Solomon's Seal

Solomon's Seal and False Solomon's Seal are closely related and often confused because they share a common name and many traits.

Solomon's Seal

Solomon's Seal

Solomon’s Seal and False Solomon’s Seal; these two plants, being closely related, are often confused because they share a common name, and many traits.

Solomon’s Seal, with over 70 identified species, grows in the Northern Hemisphere. Examples can be found natively in Asia, Europe and North America. Solomon’s Seal grows in every state except Hawaii, and in all of Canada.

Solomon’s Seal (Polygonatum biflorum) is an often-overlooked native plant. This shade-loving perennial with pinnately compound leaves is usually grown for its graceful foliage. Its small pairs of white bell shaped flowers appear to drip down, hanging below the leaf axils of the arching stem. They are said to release a delicate fragrance, and that is where you might see a connection to their relative the lily of the valley. After flowering in early summer this plant sets fruit, producing small round black berries, each containing 3-4 seeds

False Solomon’s Seal, Maianthemum (previously Smilacina)racemosa, another native plant to U.S. and Canada, is often confused with Solomon’s Seal. The easiest way to tell the difference is during bloom time. False Solomon’s Seal has a plume of tiny white flowers that appear on the ends of the leaf brackets. These produce small round green fruits that ripen to red in late summer which dangle from the terminal end of the stem. The berries are consumed by a variety of birds, like the ruffed grouse as well as other creatures like the white-footed mouse. These animals not only help the seeds to germinate and also extend their dispersal.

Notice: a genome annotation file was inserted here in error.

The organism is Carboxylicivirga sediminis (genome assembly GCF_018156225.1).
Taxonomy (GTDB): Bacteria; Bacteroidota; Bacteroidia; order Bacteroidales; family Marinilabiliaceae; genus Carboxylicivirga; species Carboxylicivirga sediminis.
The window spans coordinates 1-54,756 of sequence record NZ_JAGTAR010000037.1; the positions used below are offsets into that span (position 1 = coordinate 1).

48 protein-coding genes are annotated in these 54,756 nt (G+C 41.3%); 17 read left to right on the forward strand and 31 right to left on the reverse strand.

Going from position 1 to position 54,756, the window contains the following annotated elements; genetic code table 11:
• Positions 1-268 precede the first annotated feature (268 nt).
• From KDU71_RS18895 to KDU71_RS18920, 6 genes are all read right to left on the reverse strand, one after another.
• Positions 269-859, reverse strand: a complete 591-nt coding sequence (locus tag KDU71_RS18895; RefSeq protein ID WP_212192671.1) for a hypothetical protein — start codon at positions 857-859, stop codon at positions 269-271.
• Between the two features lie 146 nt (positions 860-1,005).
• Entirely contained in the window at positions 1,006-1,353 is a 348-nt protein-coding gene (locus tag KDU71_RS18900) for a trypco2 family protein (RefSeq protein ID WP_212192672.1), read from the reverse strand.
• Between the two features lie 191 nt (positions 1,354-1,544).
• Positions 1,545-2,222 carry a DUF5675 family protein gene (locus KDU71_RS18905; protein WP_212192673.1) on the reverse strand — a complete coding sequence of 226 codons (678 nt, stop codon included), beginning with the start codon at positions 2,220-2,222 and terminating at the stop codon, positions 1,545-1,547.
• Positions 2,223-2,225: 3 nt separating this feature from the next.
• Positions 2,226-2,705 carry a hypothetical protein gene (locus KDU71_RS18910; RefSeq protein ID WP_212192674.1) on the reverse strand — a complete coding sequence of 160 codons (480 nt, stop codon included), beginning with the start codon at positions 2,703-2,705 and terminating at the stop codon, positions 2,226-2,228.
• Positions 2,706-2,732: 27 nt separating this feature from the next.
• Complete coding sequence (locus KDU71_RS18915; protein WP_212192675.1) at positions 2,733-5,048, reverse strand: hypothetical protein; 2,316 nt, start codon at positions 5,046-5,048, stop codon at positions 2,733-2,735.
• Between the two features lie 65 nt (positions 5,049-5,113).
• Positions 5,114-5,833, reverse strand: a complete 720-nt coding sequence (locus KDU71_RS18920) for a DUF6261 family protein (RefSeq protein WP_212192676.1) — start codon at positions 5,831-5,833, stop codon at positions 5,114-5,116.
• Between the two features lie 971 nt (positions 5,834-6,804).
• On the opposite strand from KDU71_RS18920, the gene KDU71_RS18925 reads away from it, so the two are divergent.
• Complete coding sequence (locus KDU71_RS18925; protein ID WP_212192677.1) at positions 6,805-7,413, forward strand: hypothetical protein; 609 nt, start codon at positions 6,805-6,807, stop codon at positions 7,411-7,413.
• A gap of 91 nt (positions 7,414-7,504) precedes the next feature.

Both plants have similar foliage, oblong lanceolate leaves and grow about 2 feet tall, and turn yellow in the fall. Both Solomon’s Seals leaves are arranged alternating on the stem. Both plants spread via rhizomes and form small colonies. In nature they are often found growing in the rich humus soil near the bases of trees. Both species bloom in early summer,

By looking at the flower or fruit location you can quickly tell which plant you are looking at.

Growing well in shade to part shade in moderate moisture both kinds of Solomon’s Seal grow naturally throughout Pennsylvania’s woodlands. Though slow to multiply and form a colony, once established they are very dependable hardy plants.

I have a variety that has variegated foliage, Polygonatum odoratum variegatum, chosen as the Perennial Plant of the year in 2013, by the Perennial Plant Association. Its graceful green leaves edged in white show up beautifully in the shady setting of my woodland garden. Surrounded by ferns, Mayapple, dogtooth violet and trillium, it is thriving and spreading beneath a young Canada hemlock.

Either Solomon’s Seal would be at home with lungwort, ginger, hostas, coral bells, columbine, sweet woodruff and bleeding heart, which all like similar growing conditions.

With a long history of uses, both medicinal and culinary, as well as legend connecting the plant to King Solomon in the Bible, Solomon’s Seal has a rich heritage and huge following.

References

  • Purdue University Extension
  • Penn State University
  • World Checklist of Selected Plant Families (2014) Kew Botanical Gardens
  • Natural Resources Conservation Service (USDA)